When I first began to cover the national team in 2006, I didn’t know much about them. I asked then head coach Aris Caslib which player I should interview. Without hesitating, he answered, “Caligdong.”
I made my way to Caligdong’s hometown of Barotac Nuevo, Iloilo, where he was on a brief furlough. The small town was abuzz with activity, as there was a large outdoor viewing screen that was placed in the football field in front of the Church of Saint Anthony of Padua. Never mind if it was three in the morning. It was the 2006 World Cup and the townsfolk had turned out to watch the sport’s showcase event.
“Everyone is here,” glowed Caligdong despite lacking sleep. “Parang fiesta.”
I wasn’t sure what to watch – the game or the people who knew so much about the game. Sensing my amazement, Caligdong gave me an overview of what the beautiful game meant to the Barotacnon.
“Sa probinsya kapag pinagusapan yung football, hindi involved yung pera,” he said. “Gusto lang talaga ng mga tao maglaro. Tulad dito sa Barotac Nuevo yung commitment talaga ng tao ay nasa puso. Naglalaro kami dahil mahal namin yung football. Parte ‘to ng buhay namin.”
Added Caligdong, the youngest in a brood of ten: “Joke nga namin magkakapatid sa parents ko, isa na lang pwede na kami magbuo ng football team.”
Even their jokes are football related.
At a young age, Caligdong engaged in “sinike,” seven-a-side football wherein kids play barefoot.
No socks. No fancy boots. And certainly no shin guards. Sinike places a premium on skills and passing.
“You had to be quick on your feet and in making decisions,” said Caligdong. “Dito mo makikita kung sino yung marunong dumiskarte.”
And that explains his ability to slalom through slow-footed defenders while making thunderous strikes with that golden left boot of his.
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After the Azkals played Hong Kong and Chinese Taipei to somewhat disappointing draws, the nationals needed a big-time win against bottom-feeder Macau. More than a win, they needed to score more than five goals against the former Portuguese territory if they wanted to bring home the 2011 Long Teng Cup.
Incredibly, despite dominating possession and shots on goal, the Filipinos remained scoreless in the first half. When you think about it, it was rather disconcerting that the team couldn’t find the back of the net against a lowly ranked team whose national sport is gambling. WTF!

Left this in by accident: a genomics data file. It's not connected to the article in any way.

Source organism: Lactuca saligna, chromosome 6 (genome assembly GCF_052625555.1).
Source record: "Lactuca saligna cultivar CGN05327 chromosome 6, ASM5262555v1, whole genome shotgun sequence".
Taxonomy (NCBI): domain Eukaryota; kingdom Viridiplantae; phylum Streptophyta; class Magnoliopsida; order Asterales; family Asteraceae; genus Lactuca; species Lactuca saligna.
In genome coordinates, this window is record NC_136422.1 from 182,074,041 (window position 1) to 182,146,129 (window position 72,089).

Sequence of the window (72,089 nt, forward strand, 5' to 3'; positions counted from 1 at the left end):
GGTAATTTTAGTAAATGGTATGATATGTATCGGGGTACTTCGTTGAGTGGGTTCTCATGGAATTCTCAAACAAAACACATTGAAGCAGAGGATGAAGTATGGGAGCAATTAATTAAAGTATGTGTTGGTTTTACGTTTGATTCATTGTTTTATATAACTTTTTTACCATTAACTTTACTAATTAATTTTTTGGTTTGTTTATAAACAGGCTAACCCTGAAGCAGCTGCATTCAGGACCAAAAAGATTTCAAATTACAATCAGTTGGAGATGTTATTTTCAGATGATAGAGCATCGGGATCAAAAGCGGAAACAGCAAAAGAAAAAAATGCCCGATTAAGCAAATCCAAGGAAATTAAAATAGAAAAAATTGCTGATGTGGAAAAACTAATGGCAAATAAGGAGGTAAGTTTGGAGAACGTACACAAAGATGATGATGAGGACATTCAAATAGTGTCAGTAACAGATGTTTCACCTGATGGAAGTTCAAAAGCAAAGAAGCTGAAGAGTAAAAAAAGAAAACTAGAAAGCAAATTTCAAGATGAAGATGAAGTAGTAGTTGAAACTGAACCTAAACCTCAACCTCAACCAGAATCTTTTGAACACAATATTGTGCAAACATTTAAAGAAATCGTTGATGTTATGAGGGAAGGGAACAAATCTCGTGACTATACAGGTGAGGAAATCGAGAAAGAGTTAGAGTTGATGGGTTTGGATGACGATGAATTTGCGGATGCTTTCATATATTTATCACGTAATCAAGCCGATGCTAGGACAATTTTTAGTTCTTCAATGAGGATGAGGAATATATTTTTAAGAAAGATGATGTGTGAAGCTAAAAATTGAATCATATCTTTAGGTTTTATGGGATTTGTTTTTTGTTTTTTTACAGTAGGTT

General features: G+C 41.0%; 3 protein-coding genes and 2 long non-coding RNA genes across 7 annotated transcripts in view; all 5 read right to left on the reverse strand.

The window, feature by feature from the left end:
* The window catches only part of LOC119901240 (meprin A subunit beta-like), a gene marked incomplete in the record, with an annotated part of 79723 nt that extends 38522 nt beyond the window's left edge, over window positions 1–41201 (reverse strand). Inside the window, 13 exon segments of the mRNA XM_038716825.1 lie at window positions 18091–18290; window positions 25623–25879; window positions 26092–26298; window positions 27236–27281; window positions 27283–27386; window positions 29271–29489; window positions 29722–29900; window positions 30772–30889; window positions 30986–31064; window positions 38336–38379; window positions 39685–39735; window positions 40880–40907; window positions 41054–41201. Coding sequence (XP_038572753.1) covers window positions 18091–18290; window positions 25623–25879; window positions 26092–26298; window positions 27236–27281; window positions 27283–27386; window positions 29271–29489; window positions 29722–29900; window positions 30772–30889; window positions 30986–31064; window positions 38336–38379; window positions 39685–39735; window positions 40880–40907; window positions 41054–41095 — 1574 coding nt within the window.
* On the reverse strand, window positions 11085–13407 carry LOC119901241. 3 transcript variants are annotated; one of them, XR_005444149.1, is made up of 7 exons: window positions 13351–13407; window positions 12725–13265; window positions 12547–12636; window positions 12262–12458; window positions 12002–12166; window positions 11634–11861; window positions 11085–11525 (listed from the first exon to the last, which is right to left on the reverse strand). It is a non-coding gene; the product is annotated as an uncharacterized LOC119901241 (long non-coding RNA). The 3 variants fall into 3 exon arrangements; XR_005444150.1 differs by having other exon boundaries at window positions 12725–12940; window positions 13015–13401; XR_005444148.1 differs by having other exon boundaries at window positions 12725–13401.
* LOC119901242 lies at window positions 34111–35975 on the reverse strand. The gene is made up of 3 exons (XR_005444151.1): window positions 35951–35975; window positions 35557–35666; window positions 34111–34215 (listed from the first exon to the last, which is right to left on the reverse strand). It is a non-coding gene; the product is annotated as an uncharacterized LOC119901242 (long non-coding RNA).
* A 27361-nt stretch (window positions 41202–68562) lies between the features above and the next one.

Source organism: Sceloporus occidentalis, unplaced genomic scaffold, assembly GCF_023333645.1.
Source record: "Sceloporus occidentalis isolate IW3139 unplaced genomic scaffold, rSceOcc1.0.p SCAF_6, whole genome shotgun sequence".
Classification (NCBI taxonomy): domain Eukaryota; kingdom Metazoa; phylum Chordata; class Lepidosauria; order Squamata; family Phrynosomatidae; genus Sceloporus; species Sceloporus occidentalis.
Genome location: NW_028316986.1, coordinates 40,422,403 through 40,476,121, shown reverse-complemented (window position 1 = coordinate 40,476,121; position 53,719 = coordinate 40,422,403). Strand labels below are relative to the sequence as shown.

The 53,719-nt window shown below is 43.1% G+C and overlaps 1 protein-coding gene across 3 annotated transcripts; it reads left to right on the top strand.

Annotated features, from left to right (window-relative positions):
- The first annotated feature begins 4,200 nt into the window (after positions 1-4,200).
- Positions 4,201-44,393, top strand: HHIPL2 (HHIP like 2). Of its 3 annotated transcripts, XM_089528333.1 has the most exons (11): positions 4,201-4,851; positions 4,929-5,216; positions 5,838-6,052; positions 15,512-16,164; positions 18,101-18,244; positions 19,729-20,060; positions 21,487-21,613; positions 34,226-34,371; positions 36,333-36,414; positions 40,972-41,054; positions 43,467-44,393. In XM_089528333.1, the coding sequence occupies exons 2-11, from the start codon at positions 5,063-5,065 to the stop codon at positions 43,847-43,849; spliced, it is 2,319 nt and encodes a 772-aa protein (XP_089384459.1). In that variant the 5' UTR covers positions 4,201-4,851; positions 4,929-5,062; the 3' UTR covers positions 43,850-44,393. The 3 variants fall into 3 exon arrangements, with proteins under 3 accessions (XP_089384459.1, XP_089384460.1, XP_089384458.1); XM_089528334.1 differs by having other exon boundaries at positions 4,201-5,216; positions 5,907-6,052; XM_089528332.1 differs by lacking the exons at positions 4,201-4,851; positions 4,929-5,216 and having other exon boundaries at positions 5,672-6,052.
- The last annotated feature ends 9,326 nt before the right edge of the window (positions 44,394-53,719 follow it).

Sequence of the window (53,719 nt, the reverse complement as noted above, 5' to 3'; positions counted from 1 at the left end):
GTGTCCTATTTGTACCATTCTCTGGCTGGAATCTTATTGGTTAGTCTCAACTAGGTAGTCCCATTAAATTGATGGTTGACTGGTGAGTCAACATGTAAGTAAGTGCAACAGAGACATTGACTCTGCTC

Caligdong was on the bench as Fil-Belgian Jeffrey Christiaens took his starting spot on the left wing. The co-captain to Aly Borromeo was held in reserve because of the brutal tackling he had absorbed against Chinese Taipei two days earlier.
Christiaens gave a good account of himself with his pace, skill, and ability to link up with the team’s forwards in the kill zone. But after 45 minutes of play, the score line was an unacceptable nil-nil.
Azkals coach Hans Michael Weiss sent Caligdong in for the second half and to say that his impact was immediate is to damn him with faint praise.
He was inspirational.
His first goal didn’t involve a nutmeg, as when he scored against Mongolia in Panaad. But it was just as important. With time not on the Philippines’ side – coming into the game, the Azkals had to win by at least five goals to win the tournament – Caligdong’s first strike zapped life into his team’s attack.
Later in the half, sensing that Caligdong was on his game, Mark Hartmann found him with a well placed cross in the middle of the box.
Chest control. Quick turn. Bang.
Before Macau could react, Super Chief had already spread his wings in celebrating his second goal and fourth of the tournament.
The Azkals may not have exited Taipei with a trophy but the win over Macau and the five points accrued are still not bad. At least the team did not lose even when faced with the diving antics of the host squad.
All thanks to Chieffy.
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With a total of 14 goals for the seniors squad, Caligdong forces opposing teams to rethink their strategy in marking Phil Younghusband. The Airman First Class has become a dangerous scorer who forms a dangerous one-two punch with the Fil-Brit.
After scoring that brilliant goal against Mongolia in Bacolod, the co-captain of the Azkals raced to the touchline and turned his back to the frenzied crowd. He then jabbed his thumbs to his name that was printed on the back of his Mizuno jersey.
C’mon, Chief. Even before that brilliant goal, everybody knew your name.
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